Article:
There is a lack of specific data that can be used to drive evidence-based regional and national policies, for instance there is data on travelers but not necessarily on migrants. The CARICOM and OECS representatives on the panel advised participants of progress being made by both organizations to address this challenge of data capture, monitoring and evaluation. There are, however, concerns about the limited ability to track and vet individuals moving throughout the region, and the report highlights the critical need to improve data collection and development of indicators to better understand the economic impacts of free movement of persons in the Caribbean.
The challenges identified are not new and both CARICOM and the OECS are working on overcoming several of these. Notably the OECS is working on enhancing free movement of persons by strengthening border management systems and procedures, benefits for citizens and workers such as social security portability, and enhancing the ‘OECS identity’ possibly through issuance of an OECS ID. The Commission is also working on enhancing the Free Circulation of Goods regime (FCG) in order to increase the economic benefits across the Easter Caribbean Economic Union (ECEU).
Denials of entry of citizens at regional ports across CARICOM is on the decline and this is a positive trend, potentially indicating that citizens are becoming more aware of their rights and the provisions for free movement of persons. The success of the arrangements under the free movement of persons put in place for the Cricket World Cup was noted as a major achievement, as patrons were able to enter the region and then travel intra-regionally without any harassment. For the OECS region, the regime for freedom of movement to live and to work proved extremely beneficial for citizens in the months immediately following the impact of Hurricane Maria on Dominica and Barbuda, including facilitating persons from other member states being able to boost the labour force to assist in the recovery of the two most affected islands.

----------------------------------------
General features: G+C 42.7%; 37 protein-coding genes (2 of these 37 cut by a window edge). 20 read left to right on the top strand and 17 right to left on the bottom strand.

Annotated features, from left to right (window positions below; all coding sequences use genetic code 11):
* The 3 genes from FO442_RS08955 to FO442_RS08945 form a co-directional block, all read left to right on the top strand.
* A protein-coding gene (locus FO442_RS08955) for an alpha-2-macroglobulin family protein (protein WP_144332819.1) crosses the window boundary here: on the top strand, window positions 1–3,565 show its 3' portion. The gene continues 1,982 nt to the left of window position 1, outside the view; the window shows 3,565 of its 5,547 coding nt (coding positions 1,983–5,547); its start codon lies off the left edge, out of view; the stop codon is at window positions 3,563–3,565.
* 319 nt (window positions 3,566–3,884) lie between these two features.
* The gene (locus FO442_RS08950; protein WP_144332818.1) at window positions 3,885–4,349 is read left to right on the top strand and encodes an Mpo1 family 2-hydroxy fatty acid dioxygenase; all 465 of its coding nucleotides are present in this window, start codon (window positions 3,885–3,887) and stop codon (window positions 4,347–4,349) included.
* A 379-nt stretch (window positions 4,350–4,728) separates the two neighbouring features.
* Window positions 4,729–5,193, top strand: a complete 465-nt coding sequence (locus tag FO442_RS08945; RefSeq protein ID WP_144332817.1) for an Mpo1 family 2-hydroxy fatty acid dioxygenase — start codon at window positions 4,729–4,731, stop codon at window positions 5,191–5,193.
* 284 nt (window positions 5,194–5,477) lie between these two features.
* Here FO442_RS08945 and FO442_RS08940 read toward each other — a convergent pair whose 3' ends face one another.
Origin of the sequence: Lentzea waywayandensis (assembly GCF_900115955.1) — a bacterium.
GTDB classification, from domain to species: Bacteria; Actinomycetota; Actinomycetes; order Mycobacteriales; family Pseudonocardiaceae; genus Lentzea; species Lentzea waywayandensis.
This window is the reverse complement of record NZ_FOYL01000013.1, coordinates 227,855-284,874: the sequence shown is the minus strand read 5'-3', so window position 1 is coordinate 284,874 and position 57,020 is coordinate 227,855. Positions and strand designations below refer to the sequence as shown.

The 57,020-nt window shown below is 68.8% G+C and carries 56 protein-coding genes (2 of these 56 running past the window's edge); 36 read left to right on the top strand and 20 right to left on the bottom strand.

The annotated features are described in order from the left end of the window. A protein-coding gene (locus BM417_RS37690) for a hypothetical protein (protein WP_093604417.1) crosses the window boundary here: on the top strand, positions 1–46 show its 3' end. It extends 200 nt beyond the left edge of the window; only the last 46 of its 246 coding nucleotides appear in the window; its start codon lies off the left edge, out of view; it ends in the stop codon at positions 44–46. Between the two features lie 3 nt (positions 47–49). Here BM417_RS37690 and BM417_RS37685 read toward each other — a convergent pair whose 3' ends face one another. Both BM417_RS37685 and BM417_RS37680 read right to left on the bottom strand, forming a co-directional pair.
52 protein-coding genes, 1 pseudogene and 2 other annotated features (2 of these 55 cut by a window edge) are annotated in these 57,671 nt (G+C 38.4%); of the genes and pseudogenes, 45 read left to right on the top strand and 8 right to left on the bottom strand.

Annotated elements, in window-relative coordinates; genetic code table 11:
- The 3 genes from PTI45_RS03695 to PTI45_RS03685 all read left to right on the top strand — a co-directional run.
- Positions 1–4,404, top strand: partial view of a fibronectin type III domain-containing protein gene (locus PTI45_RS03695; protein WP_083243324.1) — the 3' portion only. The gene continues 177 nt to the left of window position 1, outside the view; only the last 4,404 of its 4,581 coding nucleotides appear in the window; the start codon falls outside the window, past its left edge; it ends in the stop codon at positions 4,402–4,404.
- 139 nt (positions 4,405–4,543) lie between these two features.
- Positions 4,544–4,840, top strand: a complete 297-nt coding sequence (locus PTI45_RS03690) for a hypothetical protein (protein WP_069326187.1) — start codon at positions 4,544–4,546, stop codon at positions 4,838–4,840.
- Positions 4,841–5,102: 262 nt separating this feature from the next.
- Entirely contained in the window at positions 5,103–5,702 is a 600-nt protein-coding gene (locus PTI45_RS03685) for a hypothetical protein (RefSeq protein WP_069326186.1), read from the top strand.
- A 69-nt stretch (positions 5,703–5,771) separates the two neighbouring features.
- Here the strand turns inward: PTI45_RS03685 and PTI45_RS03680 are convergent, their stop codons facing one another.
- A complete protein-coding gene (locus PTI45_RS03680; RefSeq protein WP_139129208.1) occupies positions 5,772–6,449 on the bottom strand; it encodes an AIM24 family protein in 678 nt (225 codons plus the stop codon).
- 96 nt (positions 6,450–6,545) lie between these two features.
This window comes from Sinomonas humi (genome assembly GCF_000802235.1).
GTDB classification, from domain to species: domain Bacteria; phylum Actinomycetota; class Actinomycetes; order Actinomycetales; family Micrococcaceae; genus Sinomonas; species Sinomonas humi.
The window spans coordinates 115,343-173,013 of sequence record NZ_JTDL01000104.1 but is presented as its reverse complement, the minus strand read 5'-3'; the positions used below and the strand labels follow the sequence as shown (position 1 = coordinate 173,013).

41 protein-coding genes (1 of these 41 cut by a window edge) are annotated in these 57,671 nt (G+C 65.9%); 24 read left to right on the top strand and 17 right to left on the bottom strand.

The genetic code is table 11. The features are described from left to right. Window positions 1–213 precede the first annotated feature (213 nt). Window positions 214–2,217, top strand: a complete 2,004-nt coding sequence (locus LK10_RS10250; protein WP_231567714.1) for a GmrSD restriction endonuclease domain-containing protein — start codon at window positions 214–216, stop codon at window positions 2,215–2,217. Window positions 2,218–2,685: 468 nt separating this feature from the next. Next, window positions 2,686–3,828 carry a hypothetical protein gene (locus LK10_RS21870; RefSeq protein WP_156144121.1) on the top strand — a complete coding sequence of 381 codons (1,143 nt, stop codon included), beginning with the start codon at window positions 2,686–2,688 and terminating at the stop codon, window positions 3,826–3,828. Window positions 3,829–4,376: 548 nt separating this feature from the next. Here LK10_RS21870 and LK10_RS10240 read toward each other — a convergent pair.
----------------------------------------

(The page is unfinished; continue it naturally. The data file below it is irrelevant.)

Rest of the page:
Marcelo Pisani, IOM Regional Director for Central America, North America and the Caribbean highlighted the interest of IOM in supporting initiatives for regional integration “The CARICOM and OECS free movement regimes expand the avenues that allow people to move, facilitating greater opportunity to travel, seek employment, access social services, and establish businesses. IOM seeks to support regional integration and collaboration in the region to ensure safe, regular and orderly migration”.
The report, which is available here, will be useful to the organizations in verifying needs, and taking actions to build capacity. Border officials training and exchanges, and national and regional public education efforts are ongoing within CARICOM, and there is discussion also of whether the existing arrangements are the most useful to achieve the goal of facilitating the movement of people. A further study was recommended to understand the experiences of users of these free movement systems.
54 participants including 8 from Dominica, were engaged in the web-based panel discussion, primarily professionals from government departments and ministries with portfolios including Labour, National Security, Immigration, International Business Affairs, Diaspora Relations, Youth and Entrepreneurship, Disaster Preparedness, Foreign Affairs and Education. Representatives from IOM and UNHCR, the University of the West Indies and Columbia University in the USA also participated, as well as the Canadian High Commission in Jamaica and the German Development Agency (GIZ), Germany’s leading provider of international cooperation services, currently engaged in a project to support the OECS also participated.
The webinar will be made available on the Caribbean Migration Consultations website